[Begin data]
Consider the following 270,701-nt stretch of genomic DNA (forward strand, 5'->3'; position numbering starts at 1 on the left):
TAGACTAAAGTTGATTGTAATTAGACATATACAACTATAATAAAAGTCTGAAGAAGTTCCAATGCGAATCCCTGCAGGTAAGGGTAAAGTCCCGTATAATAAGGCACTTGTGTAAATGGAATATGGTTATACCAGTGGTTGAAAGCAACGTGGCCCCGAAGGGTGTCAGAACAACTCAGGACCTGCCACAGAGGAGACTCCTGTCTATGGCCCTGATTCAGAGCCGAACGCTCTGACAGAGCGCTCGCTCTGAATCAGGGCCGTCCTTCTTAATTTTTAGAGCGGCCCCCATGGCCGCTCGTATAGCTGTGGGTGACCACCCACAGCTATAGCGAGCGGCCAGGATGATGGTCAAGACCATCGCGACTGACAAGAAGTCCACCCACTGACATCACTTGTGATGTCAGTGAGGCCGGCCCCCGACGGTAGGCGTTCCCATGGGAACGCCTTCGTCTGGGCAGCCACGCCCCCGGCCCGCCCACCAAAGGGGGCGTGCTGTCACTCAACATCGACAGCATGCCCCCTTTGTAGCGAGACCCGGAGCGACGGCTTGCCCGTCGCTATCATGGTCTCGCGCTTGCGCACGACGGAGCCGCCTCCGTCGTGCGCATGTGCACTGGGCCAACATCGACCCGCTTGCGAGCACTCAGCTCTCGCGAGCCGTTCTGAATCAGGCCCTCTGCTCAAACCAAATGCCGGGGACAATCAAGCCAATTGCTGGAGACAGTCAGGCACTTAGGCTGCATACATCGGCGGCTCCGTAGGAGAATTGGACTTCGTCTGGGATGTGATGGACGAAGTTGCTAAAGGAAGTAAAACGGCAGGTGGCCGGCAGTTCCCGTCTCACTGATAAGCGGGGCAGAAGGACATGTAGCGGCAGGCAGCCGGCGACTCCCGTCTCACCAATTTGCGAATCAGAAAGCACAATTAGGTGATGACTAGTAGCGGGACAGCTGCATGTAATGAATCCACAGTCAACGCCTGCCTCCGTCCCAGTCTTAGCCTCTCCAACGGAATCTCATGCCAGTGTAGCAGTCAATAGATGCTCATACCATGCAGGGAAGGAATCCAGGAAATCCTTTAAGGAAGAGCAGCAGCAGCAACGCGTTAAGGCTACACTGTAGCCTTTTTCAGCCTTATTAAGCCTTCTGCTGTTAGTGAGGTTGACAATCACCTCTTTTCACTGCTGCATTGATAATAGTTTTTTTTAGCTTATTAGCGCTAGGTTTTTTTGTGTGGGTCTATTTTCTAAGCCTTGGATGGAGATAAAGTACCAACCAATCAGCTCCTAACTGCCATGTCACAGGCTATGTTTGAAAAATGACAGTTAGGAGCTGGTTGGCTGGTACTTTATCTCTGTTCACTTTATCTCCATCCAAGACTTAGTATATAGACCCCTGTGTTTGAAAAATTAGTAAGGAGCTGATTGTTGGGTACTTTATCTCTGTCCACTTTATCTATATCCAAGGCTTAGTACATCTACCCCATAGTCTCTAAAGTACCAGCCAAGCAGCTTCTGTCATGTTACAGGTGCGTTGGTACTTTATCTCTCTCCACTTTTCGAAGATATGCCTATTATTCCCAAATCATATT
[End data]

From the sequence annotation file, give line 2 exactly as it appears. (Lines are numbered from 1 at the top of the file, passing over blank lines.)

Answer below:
TAGACTAAAGTTGATTGTAATTAGACATATACAACTATAATAAAAGTCTGAAGAAGTTCCAATGCGAATCCCTGCAGGTAAGGGTAAAGTCCCGTATAATAAGGCACTTGTGTAAATGGAATATGGTTATACCAGTGGTTGAAAGCAACGTGGCCCCGAAGGGTGTCAGAACAACTCAGGACCTGCCACAGAGGAGACTCCTGTCTATGGCCCTGATTCAGAGCCGAACGCTCTGACAGAGCGCTCGCTCTGAATCAGGGCCGTCCTTCTTAATTTTTAGAGCGGCCCCCATGGCCGCTCGTATAGCTGTGGGTGACCACCCACAGCTATAGCGAGCGGCCAGGATGATGGTCAAGACCATCGCGACTGACAAGAAGTCCACCCACTGACATCACTTGTGATGTCAGTGAGGCCGGCCCCCGACGGTAGGCGTTCCCATGGGAACGCCTTCGTCTGGGCAGCCACGCCCCCGGCCCGCCCACCAAAGGGGGCGTGCTGTCACTCAACATCGACAGCATGCCCCCTTTGTAGCGAGACCCGGAGCGACGGCTTGCCCGTCGCTATCATGGTCTCGCGCTTGCGCACGACGGAGCCGCCTCCGTCGTGCGCATGTGCACTGGGCCAACATCGACCCGCTTGCGAGCACTCAGCTCTCGCGAGCCGTTCTGAATCAGGCCCTCTGCTCAAACCAAATGCCGGGGACAATCAAGCCAATTGCTGGAGACAGTCAGGCACTTAGGCTGCATACATCGGCGGCTCCGTAGGAGAATTGGACTTCGTCTGGGATGTGATGGACGAAGTTGCTAAAGGAAGTAAAACGGCAGGTGGCCGGCAGTTCCCGTCTCACTGATAAGCGGGGCAGAAGGACATGTAGCGGCAGGCAGCCGGCGACTCCCGTCTCACCAATTTGCGAATCAGAAAGCACAATTAGGTGATGACTAGTAGCGGGACAGCTGCATGTAATGAATCCACAGTCAACGCCTGCCTCCGTCCCAGTCTTAGCCTCTCCAACGGAATCTCATGCCAGTGTAGCAGTCAATAGATGCTCATACCATGCAGGGAAGGAATCCAGGAAATCCTTTAAGGAAGAGCAGCAGCAGCAACGCGTTAAGGCTACACTGTAGCCTTTTTCAGCCTTATTAAGCCTTCTGCTGTTAGTGAGGTTGACAATCACCTCTTTTCACTGCTGCATTGATAATAGTTTTTTTTAGCTTATTAGCGCTAGGTTTTTTTGTGTGGGTCTATTTTCTAAGCCTTGGATGGAGATAAAGTACCAACCAATCAGCTCCTAACTGCCATGTCACAGGCTATGTTTGAAAAATGACAGTTAGGAGCTGGTTGGCTGGTACTTTATCTCTGTTCACTTTATCTCCATCCAAGACTTAGTATATAGACCCCTGTGTTTGAAAAATTAGTAAGGAGCTGATTGTTGGGTACTTTATCTCTGTCCACTTTATCTATATCCAAGGCTTAGTACATCTACCCCATAGTCTCTAAAGTACCAGCCAAGCAGCTTCTGTCATGTTACAGGTGCGTTGGTACTTTATCTCTCTCCACTTTTCGAAGATATGCCTATTATTCCCAAATCATATT